by Bryn Thomas
This is a nerve-racking time of year for anyone who grows fruit trees, as we wonder will we get a reasonable harvest.
Cool, wet or windy weather while trees are in blossom can lead to a poor set of fruit. Flowers can be damaged, bees can stay home, and pollen isn't as effective at low temperatures.
So will we get a reasonable harvest?
Or will we see a repeat of 2012, when wet and windy weather caused the worst fruit harvest in living memory in southeast England?
The weather hasn't been ideal. Warm weather in early/mid April caused trees to 'get ahead of themselves', which was followed by cooler weather and late frosts in many parts of the UK.
The blossom has stayed on the trees for a long time around Brighton, a sure sign that pollination is slow. Fortunately, the weather hasn't been too harsh, and it looks like things will be okay for us.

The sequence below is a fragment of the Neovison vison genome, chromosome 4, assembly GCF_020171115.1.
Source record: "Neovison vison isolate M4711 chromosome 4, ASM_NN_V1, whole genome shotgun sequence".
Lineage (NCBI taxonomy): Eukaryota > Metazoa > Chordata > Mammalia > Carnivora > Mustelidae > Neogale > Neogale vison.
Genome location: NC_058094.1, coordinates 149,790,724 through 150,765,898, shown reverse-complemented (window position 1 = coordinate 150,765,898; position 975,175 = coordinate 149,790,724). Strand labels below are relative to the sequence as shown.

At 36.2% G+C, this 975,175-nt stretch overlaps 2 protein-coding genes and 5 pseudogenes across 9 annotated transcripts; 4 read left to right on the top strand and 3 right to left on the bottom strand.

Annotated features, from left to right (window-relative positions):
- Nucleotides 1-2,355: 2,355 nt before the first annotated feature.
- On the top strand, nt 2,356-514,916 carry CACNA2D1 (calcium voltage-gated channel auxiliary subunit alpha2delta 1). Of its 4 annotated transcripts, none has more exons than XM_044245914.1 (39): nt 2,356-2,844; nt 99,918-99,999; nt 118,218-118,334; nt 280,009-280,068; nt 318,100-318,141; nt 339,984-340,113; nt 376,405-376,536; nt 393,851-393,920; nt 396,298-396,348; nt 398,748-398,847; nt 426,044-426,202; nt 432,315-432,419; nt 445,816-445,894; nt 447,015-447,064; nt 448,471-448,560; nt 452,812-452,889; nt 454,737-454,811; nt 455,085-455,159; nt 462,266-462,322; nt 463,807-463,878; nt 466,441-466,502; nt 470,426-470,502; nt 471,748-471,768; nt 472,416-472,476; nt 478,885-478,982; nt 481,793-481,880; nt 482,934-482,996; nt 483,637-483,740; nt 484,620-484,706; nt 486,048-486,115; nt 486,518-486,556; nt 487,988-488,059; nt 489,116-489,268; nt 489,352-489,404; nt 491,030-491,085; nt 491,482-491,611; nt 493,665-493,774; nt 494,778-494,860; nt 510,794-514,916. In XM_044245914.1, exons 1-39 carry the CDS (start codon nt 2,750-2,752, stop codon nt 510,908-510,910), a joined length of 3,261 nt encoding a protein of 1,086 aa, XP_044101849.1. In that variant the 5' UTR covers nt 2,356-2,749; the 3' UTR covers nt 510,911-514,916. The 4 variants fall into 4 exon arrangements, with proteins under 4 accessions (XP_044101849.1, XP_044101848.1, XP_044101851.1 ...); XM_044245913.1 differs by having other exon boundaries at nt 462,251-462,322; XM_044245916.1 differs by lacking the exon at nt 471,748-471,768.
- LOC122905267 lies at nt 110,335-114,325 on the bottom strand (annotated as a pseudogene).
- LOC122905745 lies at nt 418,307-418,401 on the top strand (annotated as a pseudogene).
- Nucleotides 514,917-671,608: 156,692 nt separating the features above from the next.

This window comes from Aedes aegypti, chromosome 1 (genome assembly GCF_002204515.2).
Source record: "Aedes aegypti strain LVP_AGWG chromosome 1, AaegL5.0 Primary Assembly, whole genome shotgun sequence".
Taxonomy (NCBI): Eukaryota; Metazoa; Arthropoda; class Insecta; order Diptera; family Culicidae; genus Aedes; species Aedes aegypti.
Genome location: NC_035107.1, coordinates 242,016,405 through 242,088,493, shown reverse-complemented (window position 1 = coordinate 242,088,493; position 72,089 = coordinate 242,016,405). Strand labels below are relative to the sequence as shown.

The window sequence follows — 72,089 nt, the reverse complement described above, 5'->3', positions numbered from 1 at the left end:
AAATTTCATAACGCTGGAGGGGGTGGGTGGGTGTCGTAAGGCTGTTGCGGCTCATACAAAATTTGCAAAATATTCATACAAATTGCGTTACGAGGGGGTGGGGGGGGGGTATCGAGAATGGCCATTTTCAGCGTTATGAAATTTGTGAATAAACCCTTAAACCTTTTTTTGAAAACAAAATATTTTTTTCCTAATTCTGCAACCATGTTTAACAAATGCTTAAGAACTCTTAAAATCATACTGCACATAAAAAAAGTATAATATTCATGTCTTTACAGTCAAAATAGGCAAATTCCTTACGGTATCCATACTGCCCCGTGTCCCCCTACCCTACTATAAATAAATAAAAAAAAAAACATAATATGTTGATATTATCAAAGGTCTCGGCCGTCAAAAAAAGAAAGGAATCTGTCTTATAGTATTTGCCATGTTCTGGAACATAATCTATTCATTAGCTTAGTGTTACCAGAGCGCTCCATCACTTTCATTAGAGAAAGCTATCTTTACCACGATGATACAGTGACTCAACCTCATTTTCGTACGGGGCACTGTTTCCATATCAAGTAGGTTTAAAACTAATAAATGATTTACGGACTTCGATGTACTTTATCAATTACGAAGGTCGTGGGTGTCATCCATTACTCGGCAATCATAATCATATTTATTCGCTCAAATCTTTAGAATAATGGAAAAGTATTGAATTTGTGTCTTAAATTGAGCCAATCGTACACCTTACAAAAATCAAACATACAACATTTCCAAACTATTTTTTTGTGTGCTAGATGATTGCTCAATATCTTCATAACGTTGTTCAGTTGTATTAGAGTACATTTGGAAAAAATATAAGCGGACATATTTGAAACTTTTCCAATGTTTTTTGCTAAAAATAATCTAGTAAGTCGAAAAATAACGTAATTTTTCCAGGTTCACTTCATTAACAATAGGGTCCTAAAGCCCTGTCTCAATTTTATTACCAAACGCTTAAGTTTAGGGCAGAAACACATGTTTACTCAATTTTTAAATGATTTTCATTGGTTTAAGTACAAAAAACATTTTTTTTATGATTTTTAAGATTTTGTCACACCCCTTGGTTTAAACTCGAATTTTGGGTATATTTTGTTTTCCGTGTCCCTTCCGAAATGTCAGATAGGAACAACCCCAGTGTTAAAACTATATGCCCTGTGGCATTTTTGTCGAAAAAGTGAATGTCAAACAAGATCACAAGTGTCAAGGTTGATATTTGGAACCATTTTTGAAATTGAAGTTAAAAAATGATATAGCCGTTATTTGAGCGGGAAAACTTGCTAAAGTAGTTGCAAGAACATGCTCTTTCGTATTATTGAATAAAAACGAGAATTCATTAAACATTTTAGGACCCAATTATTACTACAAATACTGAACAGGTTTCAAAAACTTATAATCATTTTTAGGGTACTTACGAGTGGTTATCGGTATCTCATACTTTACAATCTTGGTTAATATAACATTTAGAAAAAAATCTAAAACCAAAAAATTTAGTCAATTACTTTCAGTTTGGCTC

Bees were active at the blossom tour of the Home Farm Orchard, read one visitor's blog (see her gorgeous pics here.) By the time we ran our Care of Fruit Trees course last weekend, the young pollinated fruits of apples and pears could be seen beginning to swell on the trees.
We are delighted to offer the opportunity for researches at Sussex University to look at the role of solitary bees, bumble bees and honey bees in pollination.
We're looking forward to opening the Fruit Factory in time for apple season, but the practical side of the build remains to be finished. Why not become part of the Fruit Factory's history and lend a hand finishing its walls at the end of May? Learn more about our Rendering on straw bales course.